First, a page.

Warren Buffett is aware that this applies to the aviation industry. He spent the greater part of two decades warning investors against investing in airlines, noting that they repeatedly destroyed investors’ capital for a century. (Of course, he changed his mind several years ago and built up major stakes in American Airlines, Delta Air Lines, Southwest Airlines and United Airlines.)
Berkshire Hathaway’s investment in American Airlines stock was always somewhat strange given the airline’s high debt and margins below average. Nevertheless, the other three airlines had solid results for free cash flow production before Berkshire became involved. Given the structural changes in the US aviation industry (primarily consolidation), Buffett was not entirely irrational to believe that airlines had matured into high-quality companies.
But as Buffett wrote in Berkshire Hathaway’s 2001 Newsletter, “… [Y]You should only find out who is swimming naked when the tide goes out. “The tide has gone out in a big way for airlines in 2020. Demand has practically evaporated. The result was that even industry stalwarts like Southwest and Delta – which have earned consistently high margins in recent years – lost money last quarter and support even more Bigger losses ahead: American and (to a lesser extent) United have had more mixed jobs in recent years and are even worse now.
Buffett’s recent investment in and out of flight shares can best be explained in two sentences from Berkshire Hathaway’s 1987 shareholders’ letter: “Our goal is to find an outstanding business at a reasonable price, not a mediocre deal at a good price. … Of course, Charlie can and I might be wrong to read the basic economics of a company. “Airlines seemed to be high quality companies in most of the last few years. Today, they seem much more speculative in nature, which makes it natural for Buffett to admit his mistakes and sell Berkshire’s airlines.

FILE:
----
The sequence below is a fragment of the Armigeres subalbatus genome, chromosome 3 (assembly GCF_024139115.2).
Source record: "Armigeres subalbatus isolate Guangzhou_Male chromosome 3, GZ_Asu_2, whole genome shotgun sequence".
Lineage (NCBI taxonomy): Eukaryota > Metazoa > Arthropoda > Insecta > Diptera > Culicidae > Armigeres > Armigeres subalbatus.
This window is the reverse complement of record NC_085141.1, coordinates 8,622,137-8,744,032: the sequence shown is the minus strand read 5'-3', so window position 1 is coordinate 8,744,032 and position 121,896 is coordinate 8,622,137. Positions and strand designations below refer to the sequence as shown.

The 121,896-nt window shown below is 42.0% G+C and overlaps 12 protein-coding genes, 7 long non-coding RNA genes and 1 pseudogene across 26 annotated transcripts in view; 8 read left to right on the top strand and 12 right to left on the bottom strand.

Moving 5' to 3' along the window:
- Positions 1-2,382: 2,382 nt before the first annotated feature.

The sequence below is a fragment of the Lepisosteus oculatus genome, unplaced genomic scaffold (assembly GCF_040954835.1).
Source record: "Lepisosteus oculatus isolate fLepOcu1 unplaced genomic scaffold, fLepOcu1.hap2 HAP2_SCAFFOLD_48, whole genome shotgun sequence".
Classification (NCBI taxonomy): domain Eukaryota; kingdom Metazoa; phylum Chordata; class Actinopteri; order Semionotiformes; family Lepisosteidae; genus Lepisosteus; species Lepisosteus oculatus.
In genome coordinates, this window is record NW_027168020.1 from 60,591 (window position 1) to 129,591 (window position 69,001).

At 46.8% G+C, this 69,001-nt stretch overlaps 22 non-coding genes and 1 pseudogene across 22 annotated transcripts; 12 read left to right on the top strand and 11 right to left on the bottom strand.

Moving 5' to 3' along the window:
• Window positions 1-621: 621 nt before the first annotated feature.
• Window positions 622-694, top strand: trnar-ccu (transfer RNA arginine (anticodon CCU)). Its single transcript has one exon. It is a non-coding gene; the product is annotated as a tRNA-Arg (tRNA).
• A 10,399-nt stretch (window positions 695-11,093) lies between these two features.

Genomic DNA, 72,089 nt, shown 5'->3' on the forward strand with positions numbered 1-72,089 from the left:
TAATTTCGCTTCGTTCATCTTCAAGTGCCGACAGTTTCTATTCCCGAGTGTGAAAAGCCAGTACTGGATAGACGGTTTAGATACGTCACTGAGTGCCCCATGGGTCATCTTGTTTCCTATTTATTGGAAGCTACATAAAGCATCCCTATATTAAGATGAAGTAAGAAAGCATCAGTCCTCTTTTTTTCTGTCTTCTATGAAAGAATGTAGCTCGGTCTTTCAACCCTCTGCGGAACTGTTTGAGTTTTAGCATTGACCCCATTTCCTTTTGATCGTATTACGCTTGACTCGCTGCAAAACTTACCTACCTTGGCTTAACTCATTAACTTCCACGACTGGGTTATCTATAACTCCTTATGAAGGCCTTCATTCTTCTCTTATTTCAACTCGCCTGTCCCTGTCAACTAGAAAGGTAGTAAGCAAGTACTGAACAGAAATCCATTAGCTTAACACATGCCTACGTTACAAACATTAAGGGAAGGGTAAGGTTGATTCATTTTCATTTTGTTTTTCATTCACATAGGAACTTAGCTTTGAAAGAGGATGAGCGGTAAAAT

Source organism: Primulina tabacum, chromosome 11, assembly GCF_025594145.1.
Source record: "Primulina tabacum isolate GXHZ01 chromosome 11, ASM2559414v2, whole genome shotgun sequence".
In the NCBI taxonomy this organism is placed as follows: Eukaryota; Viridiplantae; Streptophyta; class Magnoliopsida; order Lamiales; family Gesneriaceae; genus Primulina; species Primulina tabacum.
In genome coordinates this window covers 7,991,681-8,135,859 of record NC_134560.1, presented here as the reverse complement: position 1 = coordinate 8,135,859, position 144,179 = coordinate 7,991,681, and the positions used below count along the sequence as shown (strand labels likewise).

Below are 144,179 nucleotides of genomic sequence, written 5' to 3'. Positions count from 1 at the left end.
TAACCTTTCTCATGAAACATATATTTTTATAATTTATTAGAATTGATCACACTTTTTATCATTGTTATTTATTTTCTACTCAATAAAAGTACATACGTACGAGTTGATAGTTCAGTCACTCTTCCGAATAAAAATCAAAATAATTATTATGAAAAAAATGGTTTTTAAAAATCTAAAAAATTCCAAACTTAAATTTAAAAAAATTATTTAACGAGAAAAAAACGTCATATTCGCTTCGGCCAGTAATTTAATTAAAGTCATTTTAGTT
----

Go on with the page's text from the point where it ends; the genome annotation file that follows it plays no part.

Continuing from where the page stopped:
Channel greed wise
As I wrote last weekend, I think Warren Buffett is unnecessarily pessimistic about the future of the aviation industry. As a result, I decided to double the shares of Delta Air Lines and Southwest Airlines last month. Both airlines are currently facing severe headwinds, but I believe that investors (including Buffett) underestimate their ability to adapt if demand remains virtually non-existent for an extended period.
However, I have learned from Buffett that being greedy when the market is scared does not mean buying terrible. The money I used to increase my investment in Southwest Airlines stock came from selling American Airlines shares at a loss – even though America’s stock price has fallen more than Southwest. While I had been optimistic about the turning potential of Americans, it will have trouble navigating the current crisis successfully because of its huge debt burden.
More generally, while the market was selling strongly in March, the second week in April it was back close to last summer’s levels. There may still be some bargains in the stock market, but investors need to be very careful. Most of the stocks that are still nursing large losses probably deserved a big drop.